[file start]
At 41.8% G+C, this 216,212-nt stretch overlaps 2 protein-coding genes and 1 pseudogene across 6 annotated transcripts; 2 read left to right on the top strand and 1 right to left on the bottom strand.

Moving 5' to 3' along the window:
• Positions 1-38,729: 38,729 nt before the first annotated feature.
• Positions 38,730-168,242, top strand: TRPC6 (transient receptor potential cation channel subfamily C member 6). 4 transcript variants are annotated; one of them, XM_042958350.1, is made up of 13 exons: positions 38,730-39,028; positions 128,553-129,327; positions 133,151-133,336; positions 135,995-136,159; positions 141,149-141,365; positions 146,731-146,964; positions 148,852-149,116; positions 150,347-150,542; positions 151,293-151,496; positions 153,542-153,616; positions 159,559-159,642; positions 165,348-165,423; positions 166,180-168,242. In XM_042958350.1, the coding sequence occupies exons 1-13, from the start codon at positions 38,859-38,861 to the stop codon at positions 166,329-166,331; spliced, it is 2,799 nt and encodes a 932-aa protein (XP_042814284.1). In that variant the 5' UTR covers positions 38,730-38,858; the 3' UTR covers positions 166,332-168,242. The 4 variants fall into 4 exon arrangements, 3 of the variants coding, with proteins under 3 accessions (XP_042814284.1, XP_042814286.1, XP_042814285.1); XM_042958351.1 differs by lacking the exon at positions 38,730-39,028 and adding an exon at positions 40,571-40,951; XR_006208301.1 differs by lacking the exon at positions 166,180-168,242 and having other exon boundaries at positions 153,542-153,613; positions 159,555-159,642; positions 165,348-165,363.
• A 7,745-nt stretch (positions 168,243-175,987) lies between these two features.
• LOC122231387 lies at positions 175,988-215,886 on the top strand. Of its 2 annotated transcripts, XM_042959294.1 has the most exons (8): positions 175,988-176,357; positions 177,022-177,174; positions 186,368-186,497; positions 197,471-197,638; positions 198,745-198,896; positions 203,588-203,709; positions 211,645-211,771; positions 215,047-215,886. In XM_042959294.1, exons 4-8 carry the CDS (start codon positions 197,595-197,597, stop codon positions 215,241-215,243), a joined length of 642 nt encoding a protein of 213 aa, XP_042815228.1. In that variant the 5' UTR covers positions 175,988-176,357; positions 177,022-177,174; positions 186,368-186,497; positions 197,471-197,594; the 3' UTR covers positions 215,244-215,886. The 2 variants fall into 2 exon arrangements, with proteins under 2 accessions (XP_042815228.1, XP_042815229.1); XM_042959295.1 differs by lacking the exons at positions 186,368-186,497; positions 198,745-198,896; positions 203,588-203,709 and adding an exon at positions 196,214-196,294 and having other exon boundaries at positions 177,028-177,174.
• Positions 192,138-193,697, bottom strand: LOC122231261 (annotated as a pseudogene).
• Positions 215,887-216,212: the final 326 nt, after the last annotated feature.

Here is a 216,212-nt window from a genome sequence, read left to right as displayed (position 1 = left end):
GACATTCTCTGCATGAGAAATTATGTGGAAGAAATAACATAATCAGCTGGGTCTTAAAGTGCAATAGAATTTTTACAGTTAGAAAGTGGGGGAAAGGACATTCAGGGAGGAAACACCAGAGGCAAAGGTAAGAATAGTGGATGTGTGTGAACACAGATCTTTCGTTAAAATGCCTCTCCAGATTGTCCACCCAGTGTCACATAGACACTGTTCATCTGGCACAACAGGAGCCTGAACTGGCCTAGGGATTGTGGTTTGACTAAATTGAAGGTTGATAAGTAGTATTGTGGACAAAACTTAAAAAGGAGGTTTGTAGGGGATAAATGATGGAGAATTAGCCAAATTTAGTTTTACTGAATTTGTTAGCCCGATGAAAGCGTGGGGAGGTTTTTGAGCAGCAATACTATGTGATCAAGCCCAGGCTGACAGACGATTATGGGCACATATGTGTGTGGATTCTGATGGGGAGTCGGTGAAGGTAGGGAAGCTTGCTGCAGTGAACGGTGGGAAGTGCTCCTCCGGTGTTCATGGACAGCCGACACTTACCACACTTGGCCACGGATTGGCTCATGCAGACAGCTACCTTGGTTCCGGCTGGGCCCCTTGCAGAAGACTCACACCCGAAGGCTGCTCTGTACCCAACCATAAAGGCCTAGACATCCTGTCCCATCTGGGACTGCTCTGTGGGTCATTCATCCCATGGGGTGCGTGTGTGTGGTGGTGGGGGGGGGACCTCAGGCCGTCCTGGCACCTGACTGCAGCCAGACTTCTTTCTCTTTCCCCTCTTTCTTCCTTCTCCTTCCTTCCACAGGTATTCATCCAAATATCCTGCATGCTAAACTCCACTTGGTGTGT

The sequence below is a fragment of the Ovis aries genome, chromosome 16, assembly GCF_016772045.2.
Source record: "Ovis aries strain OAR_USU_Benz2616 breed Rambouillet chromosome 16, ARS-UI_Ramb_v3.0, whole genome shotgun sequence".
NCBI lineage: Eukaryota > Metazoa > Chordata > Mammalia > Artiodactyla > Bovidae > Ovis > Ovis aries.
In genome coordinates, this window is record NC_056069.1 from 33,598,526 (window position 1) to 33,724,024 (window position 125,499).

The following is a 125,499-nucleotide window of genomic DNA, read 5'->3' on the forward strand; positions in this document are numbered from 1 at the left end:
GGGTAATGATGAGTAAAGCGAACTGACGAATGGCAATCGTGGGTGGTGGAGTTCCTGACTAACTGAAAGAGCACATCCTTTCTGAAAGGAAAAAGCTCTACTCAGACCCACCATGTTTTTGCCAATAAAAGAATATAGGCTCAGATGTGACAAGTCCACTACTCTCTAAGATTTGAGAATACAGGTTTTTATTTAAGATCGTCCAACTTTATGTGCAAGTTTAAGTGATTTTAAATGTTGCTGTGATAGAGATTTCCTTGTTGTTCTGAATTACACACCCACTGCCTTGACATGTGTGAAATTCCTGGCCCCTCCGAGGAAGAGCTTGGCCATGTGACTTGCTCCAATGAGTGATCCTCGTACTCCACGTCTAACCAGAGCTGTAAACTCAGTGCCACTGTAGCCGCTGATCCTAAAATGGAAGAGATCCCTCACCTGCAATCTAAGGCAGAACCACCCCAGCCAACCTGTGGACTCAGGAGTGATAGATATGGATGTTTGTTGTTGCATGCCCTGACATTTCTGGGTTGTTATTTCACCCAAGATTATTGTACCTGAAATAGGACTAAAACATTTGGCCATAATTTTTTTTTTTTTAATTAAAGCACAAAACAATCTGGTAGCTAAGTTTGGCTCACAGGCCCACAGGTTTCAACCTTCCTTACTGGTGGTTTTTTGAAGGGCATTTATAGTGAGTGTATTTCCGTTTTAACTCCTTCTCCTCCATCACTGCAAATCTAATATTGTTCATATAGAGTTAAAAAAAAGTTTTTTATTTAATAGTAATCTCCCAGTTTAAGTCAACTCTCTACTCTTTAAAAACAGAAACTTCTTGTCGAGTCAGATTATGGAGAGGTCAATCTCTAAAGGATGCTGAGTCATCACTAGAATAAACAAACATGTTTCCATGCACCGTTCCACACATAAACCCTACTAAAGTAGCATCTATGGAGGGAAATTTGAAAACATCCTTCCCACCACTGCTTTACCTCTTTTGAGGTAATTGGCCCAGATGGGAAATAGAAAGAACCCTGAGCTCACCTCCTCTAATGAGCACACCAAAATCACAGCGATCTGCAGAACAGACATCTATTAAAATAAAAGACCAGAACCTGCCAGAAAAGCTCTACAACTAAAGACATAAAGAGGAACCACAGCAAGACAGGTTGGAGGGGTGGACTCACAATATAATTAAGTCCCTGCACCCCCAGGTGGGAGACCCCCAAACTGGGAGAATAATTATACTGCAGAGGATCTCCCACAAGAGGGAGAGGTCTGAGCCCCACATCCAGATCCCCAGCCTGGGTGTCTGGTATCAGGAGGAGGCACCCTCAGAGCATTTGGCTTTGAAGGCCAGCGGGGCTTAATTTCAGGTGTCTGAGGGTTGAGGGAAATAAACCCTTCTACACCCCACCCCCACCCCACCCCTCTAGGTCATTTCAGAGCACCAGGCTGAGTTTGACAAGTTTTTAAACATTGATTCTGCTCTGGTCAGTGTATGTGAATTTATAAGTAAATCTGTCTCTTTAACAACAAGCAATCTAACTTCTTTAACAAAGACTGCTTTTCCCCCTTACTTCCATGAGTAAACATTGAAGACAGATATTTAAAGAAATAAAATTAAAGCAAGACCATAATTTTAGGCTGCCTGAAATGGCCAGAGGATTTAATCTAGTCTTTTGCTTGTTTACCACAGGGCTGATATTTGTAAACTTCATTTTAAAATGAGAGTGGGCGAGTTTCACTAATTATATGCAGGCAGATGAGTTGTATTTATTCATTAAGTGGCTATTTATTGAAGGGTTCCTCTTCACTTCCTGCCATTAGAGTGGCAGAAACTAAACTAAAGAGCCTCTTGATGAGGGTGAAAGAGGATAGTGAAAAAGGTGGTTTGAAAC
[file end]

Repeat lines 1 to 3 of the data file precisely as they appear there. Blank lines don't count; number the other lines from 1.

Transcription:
At 41.8% G+C, this 216,212-nt stretch overlaps 2 protein-coding genes and 1 pseudogene across 6 annotated transcripts; 2 read left to right on the top strand and 1 right to left on the bottom strand.

Moving 5' to 3' along the window:
• Positions 1-38,729: 38,729 nt before the first annotated feature.